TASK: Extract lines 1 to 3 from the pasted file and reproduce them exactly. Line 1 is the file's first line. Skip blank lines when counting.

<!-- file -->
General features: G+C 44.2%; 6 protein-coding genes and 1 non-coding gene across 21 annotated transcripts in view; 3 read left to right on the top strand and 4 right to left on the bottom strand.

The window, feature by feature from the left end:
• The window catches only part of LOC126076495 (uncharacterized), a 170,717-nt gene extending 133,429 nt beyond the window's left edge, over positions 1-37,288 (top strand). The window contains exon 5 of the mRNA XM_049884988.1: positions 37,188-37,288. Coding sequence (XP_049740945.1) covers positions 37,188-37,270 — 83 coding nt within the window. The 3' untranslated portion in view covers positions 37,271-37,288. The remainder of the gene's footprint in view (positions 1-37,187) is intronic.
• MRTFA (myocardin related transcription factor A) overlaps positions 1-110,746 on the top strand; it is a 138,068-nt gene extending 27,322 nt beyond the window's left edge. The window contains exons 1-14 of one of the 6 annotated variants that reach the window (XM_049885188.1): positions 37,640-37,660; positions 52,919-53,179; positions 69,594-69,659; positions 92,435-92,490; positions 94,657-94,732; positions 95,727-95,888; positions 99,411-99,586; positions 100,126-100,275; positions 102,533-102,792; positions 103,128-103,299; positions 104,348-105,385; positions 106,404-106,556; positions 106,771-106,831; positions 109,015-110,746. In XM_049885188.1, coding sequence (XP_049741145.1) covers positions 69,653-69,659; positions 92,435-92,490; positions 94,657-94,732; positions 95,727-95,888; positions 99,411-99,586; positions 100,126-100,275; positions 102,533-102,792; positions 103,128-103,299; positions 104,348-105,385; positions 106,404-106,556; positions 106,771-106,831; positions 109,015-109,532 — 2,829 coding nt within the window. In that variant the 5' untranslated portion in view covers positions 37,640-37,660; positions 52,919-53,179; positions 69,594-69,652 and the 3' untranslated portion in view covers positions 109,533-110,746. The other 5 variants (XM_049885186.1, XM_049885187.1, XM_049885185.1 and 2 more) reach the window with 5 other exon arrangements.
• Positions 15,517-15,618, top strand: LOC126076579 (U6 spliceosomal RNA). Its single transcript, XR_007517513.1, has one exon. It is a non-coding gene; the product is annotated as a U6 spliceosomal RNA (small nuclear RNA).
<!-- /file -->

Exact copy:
General features: G+C 44.2%; 6 protein-coding genes and 1 non-coding gene across 21 annotated transcripts in view; 3 read left to right on the top strand and 4 right to left on the bottom strand.

The window, feature by feature from the left end:
• The window catches only part of LOC126076495 (uncharacterized), a 170,717-nt gene extending 133,429 nt beyond the window's left edge, over positions 1-37,288 (top strand). The window contains exon 5 of the mRNA XM_049884988.1: positions 37,188-37,288. Coding sequence (XP_049740945.1) covers positions 37,188-37,270 — 83 coding nt within the window. The 3' untranslated portion in view covers positions 37,271-37,288. The remainder of the gene's footprint in view (positions 1-37,187) is intronic.